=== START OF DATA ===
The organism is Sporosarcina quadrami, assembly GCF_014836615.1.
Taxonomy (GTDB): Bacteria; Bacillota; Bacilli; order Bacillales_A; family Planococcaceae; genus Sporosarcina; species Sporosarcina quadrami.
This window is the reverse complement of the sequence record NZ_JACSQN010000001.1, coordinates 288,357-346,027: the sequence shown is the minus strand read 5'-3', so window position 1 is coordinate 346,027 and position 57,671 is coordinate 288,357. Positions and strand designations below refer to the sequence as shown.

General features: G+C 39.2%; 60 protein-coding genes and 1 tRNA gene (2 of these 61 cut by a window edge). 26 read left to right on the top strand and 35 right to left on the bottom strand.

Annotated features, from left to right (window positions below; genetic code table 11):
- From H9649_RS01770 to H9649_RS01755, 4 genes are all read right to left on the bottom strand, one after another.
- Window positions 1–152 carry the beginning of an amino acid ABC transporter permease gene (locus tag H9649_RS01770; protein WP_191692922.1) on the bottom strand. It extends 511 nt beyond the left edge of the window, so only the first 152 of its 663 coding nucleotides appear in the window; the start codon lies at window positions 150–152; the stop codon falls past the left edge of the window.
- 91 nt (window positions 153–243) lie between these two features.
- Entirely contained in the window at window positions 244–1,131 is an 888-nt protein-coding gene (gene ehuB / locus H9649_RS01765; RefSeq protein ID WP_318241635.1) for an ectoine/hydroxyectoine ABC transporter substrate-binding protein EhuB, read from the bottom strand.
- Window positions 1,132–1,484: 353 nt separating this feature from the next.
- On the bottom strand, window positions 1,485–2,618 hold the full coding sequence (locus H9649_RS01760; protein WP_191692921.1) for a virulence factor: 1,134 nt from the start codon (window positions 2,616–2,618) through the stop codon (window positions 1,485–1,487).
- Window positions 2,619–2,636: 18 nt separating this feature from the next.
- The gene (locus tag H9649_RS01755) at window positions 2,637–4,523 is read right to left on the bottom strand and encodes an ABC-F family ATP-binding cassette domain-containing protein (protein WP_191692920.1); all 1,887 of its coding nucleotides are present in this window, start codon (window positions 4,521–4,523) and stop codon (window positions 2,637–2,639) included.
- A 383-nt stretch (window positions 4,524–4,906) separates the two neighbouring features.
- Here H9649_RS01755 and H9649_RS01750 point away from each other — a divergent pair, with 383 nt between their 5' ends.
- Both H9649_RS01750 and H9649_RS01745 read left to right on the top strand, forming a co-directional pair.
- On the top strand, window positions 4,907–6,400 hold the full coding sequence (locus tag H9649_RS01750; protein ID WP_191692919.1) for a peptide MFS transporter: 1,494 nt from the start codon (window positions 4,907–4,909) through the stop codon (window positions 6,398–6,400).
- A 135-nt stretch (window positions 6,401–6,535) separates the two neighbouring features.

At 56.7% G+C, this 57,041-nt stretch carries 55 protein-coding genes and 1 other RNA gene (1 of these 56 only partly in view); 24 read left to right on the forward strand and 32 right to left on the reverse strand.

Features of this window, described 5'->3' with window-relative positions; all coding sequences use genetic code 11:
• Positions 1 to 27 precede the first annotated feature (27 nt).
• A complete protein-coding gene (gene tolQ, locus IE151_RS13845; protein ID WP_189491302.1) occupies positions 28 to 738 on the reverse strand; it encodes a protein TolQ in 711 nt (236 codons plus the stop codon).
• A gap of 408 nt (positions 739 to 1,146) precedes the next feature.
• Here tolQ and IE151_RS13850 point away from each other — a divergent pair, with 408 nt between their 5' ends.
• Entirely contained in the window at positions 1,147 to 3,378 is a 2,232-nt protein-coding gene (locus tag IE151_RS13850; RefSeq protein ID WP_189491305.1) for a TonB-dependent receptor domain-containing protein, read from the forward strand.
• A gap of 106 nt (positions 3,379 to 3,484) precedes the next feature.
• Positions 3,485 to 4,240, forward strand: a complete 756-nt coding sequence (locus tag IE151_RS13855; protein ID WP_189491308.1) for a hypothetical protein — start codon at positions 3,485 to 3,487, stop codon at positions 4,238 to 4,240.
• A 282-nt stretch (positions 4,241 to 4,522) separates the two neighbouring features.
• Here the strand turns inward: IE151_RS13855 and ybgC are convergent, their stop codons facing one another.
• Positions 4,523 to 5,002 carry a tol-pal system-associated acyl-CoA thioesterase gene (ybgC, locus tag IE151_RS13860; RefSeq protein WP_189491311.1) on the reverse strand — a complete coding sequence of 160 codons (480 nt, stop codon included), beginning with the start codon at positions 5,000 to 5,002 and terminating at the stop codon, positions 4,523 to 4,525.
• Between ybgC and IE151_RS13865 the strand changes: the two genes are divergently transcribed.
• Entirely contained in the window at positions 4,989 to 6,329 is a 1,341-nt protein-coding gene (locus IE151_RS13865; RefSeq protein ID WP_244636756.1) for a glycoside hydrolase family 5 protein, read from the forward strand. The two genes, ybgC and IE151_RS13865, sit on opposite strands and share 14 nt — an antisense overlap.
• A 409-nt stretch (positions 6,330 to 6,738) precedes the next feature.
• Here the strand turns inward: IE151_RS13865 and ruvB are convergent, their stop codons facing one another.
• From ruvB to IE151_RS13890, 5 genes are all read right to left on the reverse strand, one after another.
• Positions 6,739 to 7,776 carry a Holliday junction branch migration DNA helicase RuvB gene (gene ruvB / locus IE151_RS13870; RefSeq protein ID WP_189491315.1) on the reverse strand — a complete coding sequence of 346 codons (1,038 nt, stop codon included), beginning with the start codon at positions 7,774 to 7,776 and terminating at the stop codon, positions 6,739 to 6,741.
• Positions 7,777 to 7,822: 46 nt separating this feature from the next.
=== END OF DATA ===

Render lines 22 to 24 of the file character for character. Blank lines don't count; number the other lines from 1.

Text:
• A complete protein-coding gene (gene tolQ, locus IE151_RS13845; protein ID WP_189491302.1) occupies positions 28 to 738 on the reverse strand; it encodes a protein TolQ in 711 nt (236 codons plus the stop codon).
• A gap of 408 nt (positions 739 to 1,146) precedes the next feature.
• Here tolQ and IE151_RS13850 point away from each other — a divergent pair, with 408 nt between their 5' ends.